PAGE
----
Danuta E. Kosk–Kosicka
Sunday Like No Other
Third floor, left, first door. He opens, smiling wide.
She is early. His suitcases line the wall.
He hasn't heard; he doesn't know. She steps over the threshold.
"You can't go home, this morning the general in his dark
shades declared martial law."
His green eyes, his impeccable manners from Old Europe.
"But Sarah, you will take me to the airport, right?"
Her car radio repeats the world news, "Martial law in Poland.
No travel allowed. Phones disconnected. Tanks in the streets.
Solidarność banned. Curfew at 20:00."
At the airport he presents his return ticket to Warsaw.
His will be the last flight.
"Don't go into that darkness," she repeats in her head.
The call for boarding. His green eyes.
Head high, he walks toward the exit.
Her arm lifts and waves. The door shuts.
Independent in East Berlin
Her father was a good German.
Her room alone was bigger than
my family's Warsaw apartment.
Beyond the huge windows looking out
on the blank expanse of Karl–Marx–Allee
I imagined parades marching down to the Alexander Platz.
No sounds penetrated the walls. I couldn't even hear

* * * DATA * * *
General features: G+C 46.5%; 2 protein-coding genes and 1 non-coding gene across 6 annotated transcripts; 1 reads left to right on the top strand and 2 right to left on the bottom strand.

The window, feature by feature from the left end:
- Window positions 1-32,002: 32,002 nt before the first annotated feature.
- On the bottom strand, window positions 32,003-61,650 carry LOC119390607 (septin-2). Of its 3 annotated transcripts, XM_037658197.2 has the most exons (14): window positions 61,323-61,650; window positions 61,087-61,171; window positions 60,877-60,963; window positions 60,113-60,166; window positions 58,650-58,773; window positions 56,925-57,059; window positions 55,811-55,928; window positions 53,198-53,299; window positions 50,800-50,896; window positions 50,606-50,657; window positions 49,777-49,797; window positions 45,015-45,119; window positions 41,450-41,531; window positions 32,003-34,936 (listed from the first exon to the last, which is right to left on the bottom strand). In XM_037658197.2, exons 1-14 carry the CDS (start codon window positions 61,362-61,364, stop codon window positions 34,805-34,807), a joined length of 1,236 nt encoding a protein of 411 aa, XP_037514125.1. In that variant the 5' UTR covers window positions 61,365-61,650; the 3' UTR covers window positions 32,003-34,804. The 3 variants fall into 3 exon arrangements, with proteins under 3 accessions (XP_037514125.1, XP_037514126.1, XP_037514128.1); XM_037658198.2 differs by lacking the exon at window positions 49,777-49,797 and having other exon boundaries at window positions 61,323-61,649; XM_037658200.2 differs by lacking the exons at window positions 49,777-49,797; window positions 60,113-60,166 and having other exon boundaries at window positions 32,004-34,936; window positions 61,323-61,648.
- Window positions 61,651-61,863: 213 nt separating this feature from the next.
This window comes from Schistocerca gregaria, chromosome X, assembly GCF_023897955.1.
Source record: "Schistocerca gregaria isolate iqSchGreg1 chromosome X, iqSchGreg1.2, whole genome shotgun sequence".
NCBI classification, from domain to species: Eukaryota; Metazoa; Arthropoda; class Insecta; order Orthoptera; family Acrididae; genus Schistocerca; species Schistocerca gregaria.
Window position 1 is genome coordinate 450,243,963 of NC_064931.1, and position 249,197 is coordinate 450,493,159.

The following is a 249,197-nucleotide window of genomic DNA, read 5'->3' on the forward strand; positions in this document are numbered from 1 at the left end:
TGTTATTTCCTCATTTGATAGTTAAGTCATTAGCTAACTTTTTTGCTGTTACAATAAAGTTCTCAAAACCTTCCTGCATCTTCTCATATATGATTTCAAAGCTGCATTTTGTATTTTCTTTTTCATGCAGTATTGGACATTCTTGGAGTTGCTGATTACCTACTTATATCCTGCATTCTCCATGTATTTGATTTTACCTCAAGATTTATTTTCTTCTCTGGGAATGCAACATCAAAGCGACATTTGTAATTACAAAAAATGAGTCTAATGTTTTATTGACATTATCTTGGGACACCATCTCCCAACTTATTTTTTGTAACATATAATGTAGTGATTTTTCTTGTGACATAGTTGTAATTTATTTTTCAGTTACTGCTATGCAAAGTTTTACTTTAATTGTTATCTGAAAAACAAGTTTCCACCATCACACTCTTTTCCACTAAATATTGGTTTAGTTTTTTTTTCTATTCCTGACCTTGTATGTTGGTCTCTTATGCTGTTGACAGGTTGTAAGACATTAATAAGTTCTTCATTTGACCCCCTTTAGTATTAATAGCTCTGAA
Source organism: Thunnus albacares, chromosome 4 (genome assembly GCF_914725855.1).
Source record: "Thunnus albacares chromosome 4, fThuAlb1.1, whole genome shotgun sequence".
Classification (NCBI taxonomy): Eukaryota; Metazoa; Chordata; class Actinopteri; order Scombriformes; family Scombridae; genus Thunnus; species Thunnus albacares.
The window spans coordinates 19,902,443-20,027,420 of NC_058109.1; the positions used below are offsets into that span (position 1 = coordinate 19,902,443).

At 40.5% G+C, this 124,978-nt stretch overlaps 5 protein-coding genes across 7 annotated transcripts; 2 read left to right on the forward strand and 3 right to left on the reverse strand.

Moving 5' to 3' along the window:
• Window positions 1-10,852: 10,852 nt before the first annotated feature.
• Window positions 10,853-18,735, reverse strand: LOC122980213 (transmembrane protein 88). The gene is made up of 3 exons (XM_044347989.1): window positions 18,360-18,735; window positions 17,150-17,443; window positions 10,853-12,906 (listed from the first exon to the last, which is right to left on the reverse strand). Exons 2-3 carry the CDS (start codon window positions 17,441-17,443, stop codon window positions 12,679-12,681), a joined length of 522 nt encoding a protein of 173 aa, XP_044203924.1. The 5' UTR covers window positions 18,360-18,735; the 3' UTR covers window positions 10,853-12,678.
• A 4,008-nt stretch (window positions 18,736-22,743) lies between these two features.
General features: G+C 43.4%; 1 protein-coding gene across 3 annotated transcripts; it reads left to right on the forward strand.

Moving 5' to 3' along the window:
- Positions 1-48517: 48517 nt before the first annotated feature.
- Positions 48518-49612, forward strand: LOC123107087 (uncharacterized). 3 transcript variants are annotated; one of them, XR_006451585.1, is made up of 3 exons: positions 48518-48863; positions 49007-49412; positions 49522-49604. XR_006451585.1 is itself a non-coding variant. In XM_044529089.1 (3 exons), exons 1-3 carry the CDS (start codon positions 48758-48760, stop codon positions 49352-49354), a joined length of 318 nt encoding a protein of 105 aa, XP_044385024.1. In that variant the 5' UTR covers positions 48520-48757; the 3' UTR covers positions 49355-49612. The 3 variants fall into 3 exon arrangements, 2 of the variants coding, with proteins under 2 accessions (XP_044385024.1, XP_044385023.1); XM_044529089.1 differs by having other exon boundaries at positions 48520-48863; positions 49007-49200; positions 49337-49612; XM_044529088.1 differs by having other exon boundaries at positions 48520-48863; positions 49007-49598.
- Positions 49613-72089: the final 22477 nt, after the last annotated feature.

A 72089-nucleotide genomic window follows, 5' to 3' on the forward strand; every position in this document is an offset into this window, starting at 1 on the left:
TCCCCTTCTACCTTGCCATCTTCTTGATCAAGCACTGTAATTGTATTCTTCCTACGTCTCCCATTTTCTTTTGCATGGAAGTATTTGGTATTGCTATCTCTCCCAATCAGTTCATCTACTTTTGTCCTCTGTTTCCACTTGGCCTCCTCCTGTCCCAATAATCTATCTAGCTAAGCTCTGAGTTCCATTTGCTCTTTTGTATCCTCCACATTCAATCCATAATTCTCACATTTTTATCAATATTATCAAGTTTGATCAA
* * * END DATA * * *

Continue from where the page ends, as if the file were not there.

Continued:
her parents in the other rooms.
She covered the caged bird for the night.
She did not listen to the Western broadcast
streaming from the other side of the Wall.
No need, she said, to get confused.
All songs on the radio were in German, so for her
they were German. I learned the words as we sang.
She traveled widely, east and south, not west,
with her parents or a friend, or alone
when she came to spend her vacations with my family.
She moved out into a tiny apartment near her parents,
decorated it with plush red wallpaper, and door-sized
photo posters. I brought one back to Warsaw—
light filtered through autumnal red maples—a marvel.
Her new baby slept alone when we went out.
She assured me, No problem.
In five years she got married for her son
to have a family when she died a few months later.
What would she have said and done when the Wall
in her Berlin came down?